5 Things

5 Things: August 31, 2011

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>>SEPHARDIC LINES Gorgeous and wide-ranging contemporary dance company Alonzo King LINES Ballet just announced its new season, taking place at the Yerba Buena Center for the Arts, Oct. 14-23. Among its offering will be an as-yet-unnamed (it's that fresh) world premiere set to the music of the Sephardic Jewish tradition. We can't wait to see the bodies in motion accompanying this description: "After the Expulsion of the Jews from Spain and Portugal at the end of the fifteenth century, the ensuing Sephardic diaspora reached North Africa, the Ottoman Empire, and other parts of Western Europe, as well as the Americas. Sephardic music developed according to region ... In Morocco, we hear the explosion of Arab-Andalusian rhythms set to Judeo-Spanish and Hebrew lyrics, while in Turkey the sounds of Middle-Eastern a capella singing are infused with the santoor, 'oud, and nei. Solo voices and subtle instrumental accompaniments hint at the music's medieval roots in Spain. Sephardic music continues to be a living manifestation of the idea of convivencia: a fluid, creative, vibrant place of cultural crossing, which shows that art knows no boundaries."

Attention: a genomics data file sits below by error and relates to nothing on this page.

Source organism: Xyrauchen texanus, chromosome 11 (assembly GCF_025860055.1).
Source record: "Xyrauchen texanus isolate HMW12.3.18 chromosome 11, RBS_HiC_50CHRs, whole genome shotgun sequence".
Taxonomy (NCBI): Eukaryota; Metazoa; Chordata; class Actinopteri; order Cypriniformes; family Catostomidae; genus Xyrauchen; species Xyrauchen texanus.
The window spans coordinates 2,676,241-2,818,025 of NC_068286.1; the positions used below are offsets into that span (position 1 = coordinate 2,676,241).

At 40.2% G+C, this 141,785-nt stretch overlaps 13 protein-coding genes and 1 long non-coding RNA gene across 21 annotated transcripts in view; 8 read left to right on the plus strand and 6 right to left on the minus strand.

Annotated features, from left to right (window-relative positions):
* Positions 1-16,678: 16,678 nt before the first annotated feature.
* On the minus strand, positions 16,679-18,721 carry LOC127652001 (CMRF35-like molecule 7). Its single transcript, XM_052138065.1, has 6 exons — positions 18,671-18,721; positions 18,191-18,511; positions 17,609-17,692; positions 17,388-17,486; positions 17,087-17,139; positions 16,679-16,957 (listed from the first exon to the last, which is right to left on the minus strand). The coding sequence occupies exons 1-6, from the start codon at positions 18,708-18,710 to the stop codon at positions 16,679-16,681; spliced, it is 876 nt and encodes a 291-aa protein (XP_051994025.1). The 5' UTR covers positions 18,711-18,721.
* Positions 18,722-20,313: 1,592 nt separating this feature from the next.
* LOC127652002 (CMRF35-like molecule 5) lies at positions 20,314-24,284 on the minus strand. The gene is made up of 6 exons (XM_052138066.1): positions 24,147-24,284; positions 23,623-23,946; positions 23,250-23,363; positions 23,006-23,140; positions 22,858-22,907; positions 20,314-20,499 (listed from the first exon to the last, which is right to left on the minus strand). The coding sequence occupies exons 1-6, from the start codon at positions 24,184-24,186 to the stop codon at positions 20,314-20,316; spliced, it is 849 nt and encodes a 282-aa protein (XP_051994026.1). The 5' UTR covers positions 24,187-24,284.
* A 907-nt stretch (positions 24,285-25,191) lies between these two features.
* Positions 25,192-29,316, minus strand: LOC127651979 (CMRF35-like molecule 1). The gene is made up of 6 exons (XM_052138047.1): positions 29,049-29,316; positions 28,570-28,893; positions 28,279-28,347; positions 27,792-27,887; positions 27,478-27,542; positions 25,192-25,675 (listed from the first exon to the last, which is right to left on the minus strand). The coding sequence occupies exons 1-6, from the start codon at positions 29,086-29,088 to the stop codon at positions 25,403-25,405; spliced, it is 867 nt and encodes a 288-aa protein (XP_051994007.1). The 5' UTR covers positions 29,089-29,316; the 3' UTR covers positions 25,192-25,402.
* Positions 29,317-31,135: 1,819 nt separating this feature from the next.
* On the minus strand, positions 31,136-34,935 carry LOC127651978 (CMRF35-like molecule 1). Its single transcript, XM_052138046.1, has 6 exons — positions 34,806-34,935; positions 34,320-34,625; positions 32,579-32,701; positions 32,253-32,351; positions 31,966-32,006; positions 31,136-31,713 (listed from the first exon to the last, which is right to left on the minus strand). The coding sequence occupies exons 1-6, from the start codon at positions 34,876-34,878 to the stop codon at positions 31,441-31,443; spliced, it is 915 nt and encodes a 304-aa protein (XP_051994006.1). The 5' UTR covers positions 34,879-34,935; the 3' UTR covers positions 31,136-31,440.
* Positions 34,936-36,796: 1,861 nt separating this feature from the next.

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5 Things: August 30, 2011

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>>A HURRICANE OF YIPS The great Chihuahua airlift of 2011 -- in which a planeload of unwanted West Coast pups were to be flown from L.A. to new homes on the East Coast (where "there is a demand for them"), dubbed "Operation: Chihuahua," has had to be delayed due to flight rescheduling around Hurricane Irene. But never fear small dog lovers (Chelsea gays)! Virgin is in the process of rescheduling what is surely the Saigon or Berlin airlift of our time, and even offering a "No Chuhuahua Left Behind" package -- "each ticket to Mexico booked by 11:59 p.m. Thursday will contribute $25 to support 'local dogs and future airlift flights.'" Read more »

5 Things: August 29, 2011

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>>HOLLYWARD Hayward got a little more flash this week with the addition of Andrew Kong Knight's two three-story-tall "Hollywood Meets Hayward" murals, which reimagine the town's city center landmarks as an annex of Tinsel Town.

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5 Things: August 26, 2011